This doesn't bode well: Concert conglomerate Live Nation "wants to lessen the company's dependence on its 52 amphitheaters around the country, which are out of vogue with concert-goers and ultimately offer few ways of making money beyond parking and concessions," The Wall Street Journal reports Friday in a story about how Live Nation is seeking to expand its business beyond concert promotion.
One of those amphitheaters, of course, is Dodge Music Center in Hartford, which Live Nation books (though the venue is owned by the city). It's no secret that amphitheaters are on the outs with concert-goers: I reported that a few years ago in a story about the rise of "destination festivals" such as Lollapalooza and Coachella. Part of the problem is a dwindling number of acts that can fill amphitheaters.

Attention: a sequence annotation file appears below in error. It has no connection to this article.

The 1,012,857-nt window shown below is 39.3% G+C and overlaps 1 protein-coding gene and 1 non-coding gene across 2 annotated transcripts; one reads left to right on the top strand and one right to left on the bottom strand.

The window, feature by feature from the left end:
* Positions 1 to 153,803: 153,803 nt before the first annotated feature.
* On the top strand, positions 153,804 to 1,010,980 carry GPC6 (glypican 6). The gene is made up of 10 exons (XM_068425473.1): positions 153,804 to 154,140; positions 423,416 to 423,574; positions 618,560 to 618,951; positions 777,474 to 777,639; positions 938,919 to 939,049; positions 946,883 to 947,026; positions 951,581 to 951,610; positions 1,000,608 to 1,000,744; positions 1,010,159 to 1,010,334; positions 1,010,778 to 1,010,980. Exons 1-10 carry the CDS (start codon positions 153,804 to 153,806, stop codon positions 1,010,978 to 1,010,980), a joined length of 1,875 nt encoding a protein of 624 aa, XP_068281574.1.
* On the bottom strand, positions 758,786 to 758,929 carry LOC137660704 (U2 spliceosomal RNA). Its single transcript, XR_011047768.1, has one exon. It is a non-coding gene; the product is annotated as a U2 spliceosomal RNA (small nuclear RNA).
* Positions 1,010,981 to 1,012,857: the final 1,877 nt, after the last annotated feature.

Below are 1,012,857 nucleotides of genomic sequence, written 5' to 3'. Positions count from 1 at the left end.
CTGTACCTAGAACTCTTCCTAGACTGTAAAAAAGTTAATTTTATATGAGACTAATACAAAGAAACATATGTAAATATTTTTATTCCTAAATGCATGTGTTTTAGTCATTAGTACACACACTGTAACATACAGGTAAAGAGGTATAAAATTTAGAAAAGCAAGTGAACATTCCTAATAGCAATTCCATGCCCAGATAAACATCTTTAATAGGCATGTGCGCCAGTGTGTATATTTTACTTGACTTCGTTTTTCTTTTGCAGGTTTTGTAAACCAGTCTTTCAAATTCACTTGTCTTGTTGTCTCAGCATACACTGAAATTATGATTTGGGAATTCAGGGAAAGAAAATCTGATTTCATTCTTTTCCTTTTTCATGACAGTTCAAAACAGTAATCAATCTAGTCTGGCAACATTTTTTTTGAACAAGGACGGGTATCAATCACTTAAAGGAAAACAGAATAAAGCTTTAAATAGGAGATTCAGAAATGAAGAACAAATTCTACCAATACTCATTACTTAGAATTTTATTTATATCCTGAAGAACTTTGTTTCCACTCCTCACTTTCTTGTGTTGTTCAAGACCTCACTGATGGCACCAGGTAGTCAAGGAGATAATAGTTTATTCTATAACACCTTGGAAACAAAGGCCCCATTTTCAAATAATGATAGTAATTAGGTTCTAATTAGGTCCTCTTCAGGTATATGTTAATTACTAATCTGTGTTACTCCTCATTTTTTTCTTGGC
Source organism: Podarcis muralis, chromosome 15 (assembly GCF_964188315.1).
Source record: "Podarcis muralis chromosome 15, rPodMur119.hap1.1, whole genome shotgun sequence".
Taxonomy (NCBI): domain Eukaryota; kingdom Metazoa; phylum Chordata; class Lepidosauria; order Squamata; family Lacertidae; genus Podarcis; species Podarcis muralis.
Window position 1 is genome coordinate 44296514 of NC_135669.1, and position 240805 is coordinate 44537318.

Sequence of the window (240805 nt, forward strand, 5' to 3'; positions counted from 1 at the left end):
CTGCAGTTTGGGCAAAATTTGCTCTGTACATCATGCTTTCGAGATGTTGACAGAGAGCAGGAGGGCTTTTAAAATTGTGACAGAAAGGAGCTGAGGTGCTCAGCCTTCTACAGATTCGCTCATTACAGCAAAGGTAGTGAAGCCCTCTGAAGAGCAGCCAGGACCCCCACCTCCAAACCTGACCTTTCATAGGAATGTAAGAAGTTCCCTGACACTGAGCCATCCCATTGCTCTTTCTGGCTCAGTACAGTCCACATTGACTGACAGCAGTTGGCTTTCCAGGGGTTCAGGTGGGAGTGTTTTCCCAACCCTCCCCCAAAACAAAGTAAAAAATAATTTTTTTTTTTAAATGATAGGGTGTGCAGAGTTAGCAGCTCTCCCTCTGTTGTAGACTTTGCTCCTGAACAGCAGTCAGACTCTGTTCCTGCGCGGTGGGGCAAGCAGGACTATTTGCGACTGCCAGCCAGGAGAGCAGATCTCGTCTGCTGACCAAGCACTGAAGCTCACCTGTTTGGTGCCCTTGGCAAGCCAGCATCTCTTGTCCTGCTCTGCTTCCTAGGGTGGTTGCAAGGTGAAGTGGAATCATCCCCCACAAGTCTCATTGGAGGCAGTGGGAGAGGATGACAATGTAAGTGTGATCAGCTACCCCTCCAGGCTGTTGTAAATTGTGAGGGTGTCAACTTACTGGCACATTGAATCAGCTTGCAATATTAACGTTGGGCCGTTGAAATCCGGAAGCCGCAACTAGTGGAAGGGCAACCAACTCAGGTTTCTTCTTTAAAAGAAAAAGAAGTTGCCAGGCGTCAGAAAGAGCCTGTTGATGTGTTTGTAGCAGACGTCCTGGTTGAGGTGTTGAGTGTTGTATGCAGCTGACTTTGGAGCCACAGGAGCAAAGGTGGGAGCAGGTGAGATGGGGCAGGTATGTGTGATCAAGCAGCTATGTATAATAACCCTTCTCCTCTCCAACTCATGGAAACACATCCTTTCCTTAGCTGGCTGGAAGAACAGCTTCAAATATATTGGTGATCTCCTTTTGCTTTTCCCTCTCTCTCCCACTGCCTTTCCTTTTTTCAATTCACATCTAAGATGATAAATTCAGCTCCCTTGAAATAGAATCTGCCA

It's also no secret that Mohegan Sun has become Connecticut's powerhouse concert venue, hosting more shows in a given year than the Dodge and Hartford Civic Center combined.
How Live Nation's new growth strategy will affect Hartford isn't clear yet. Jim Koplik, president of Live Nation in Connecticut, told me a few years ago that "as long as the Dodge stays in Hartford, you'll get a strong summer season." But what if the Dodge doesn't stay in Hartford?